Monday, April 22, 2013

MoAR: a few quick ones, as he's been away.

after a week spent hiking and then a weekend attending a wedding (or some approximation thereof) it seems like this week's roundup will be a little sparse.

so: more to come, next week. until then ..

have's and have-not's?

i'd like to agree with the following excerpt .. especially as it would justify why i've been unsuccessful with my NSF grant applications. the truth is that i don't know how it all works, exactly.

what does seem likely is that the pool of NSF grant winners are self-selective, whicgh means that research fashions can be a real issue ..
"Who decides which problems are sexy (and therefore publishable)? I'll tell you: it's the 30-some-odd people who serve on the program committees of the top conferences in your area year after year. It is very rare for a faculty member to buck the trend of which topics are "hot" in their area, since they would run a significant risk of not being able to publish in the top venues. This can be absolutely disastrous for junior faculty who need a strong publication record to get tenure. I know of several faculty who were denied tenure specifically because they chose to work on problems outside of the mainstream, and were not able to publish enough top papers as a result. So, sure, they could work on "anything they wanted," but that ended up getting them fired."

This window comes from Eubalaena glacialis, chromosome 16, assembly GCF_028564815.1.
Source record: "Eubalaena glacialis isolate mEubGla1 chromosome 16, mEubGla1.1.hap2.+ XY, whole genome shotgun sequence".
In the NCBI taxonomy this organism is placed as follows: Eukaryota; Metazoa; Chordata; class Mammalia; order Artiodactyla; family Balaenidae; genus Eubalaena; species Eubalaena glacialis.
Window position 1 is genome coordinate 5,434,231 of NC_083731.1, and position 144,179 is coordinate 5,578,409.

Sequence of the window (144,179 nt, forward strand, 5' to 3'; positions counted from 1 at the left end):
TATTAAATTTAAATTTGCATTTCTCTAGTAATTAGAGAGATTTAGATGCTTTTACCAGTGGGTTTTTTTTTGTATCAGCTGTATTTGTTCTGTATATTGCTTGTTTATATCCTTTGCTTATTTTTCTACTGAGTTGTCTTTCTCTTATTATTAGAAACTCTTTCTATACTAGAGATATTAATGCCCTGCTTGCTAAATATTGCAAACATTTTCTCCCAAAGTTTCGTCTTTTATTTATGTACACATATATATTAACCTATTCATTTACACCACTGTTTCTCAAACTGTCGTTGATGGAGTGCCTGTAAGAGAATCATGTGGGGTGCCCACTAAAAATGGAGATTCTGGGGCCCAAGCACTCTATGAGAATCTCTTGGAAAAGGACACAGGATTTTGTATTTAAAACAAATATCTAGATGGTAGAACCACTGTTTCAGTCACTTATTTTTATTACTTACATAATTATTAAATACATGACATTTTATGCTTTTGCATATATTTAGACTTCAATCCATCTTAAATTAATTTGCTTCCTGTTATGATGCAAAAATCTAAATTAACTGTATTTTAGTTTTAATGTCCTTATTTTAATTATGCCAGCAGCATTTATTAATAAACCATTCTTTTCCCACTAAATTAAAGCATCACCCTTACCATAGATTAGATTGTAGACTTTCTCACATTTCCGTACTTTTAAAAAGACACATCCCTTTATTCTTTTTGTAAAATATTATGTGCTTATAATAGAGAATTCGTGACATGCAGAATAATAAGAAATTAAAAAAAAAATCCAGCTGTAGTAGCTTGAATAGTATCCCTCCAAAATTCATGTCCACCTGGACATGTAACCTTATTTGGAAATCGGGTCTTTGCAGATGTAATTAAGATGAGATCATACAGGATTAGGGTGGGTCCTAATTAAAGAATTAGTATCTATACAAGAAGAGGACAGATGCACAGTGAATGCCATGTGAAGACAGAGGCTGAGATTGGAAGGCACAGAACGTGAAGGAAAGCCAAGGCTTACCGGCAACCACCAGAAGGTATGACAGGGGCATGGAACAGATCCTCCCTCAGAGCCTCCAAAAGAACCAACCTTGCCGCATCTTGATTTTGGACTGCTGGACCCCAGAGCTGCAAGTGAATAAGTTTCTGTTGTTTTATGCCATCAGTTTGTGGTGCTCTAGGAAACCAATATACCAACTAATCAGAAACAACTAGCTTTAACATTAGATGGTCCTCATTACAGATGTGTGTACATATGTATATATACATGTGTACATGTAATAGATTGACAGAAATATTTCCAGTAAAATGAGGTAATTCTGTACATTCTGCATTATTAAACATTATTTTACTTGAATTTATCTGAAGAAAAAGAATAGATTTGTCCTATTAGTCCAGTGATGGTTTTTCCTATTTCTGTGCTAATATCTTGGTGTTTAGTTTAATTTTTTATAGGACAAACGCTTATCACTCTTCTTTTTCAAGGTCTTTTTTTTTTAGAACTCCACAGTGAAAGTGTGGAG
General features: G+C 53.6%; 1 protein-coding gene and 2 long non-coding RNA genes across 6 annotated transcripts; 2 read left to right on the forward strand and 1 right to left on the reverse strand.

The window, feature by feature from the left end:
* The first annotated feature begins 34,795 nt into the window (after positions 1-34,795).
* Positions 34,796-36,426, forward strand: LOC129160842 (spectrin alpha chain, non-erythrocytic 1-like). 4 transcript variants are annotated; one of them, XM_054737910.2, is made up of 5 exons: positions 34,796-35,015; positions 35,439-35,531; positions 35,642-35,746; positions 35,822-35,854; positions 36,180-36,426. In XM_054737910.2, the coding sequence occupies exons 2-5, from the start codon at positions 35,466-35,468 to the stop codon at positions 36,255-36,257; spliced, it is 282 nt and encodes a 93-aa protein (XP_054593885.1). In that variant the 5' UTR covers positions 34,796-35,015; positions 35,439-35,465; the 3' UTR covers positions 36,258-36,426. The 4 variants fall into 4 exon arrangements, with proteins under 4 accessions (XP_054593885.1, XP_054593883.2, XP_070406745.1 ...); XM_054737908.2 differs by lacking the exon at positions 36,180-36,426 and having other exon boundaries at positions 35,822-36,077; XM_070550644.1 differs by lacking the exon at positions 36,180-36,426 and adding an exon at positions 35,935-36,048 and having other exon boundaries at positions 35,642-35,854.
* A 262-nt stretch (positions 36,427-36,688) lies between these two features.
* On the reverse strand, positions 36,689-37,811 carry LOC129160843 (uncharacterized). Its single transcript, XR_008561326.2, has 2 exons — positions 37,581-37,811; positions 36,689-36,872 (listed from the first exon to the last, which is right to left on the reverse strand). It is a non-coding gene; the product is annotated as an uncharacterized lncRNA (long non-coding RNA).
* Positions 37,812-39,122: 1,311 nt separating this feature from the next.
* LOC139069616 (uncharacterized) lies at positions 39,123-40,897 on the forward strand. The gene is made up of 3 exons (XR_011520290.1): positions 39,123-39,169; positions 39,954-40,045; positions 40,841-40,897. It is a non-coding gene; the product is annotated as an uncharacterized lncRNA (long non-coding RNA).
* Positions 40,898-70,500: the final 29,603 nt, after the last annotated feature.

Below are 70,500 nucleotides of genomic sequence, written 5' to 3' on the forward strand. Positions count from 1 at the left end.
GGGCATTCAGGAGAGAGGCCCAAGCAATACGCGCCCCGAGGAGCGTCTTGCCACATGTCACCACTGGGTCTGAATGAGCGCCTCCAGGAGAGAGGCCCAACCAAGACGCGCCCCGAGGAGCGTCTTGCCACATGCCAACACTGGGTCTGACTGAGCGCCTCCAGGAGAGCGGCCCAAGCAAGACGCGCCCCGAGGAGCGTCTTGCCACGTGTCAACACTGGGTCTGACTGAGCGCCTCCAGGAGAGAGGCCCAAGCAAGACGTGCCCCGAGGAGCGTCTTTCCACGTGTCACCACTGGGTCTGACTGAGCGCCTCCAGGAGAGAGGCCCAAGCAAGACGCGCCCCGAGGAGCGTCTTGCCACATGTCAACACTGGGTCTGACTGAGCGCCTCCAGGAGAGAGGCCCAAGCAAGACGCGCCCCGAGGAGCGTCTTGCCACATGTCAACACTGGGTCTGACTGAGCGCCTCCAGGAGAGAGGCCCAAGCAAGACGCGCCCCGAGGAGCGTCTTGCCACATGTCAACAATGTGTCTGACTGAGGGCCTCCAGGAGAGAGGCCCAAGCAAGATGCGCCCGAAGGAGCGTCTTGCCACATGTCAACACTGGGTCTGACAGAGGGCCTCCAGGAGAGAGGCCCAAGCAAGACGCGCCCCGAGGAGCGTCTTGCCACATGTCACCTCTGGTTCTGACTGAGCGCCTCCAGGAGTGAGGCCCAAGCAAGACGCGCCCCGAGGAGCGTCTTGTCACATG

~ from "The other side of "academic freedom"" @volatile&decentralised

algorithm, m.d.

what seems unfair about this article is the amount of effort it took physicians to gather data that was responsible for the various medical models out there.

perhaps it's a good point to make that, with enough data, the process of diagnosing patients can be automated for better accuracy .. but the model had to come from somewhere, right?
"Dr Oberije and her colleagues in The Netherlands used mathematical prediction models that had already been tested and published. The models use information from previous patients to create a statistical formula that can be used to predict the probability of outcome and responses to treatment using radiotherapy with or without chemotherapy for future patients.

The researchers plotted the results on a special graph [1] on which the area below the plotted line is used for measuring the accuracy of predictions; 1 represents a perfect prediction, while 0.5 represents predictions that were right in 50% of cases, i.e. the same as chance. They found that the model predictions at the first time point were 0.71 for two-year survival, 0.76 for dyspnea and 0.72 for dysphagia. In contrast, the doctors' predictions were 0.56, 0.59 and 0.52 respectively.

~ from "Mathematical Models Out-Perform Doctors in Predicting Cancer Patients' Responses to Treatment" @scidaily

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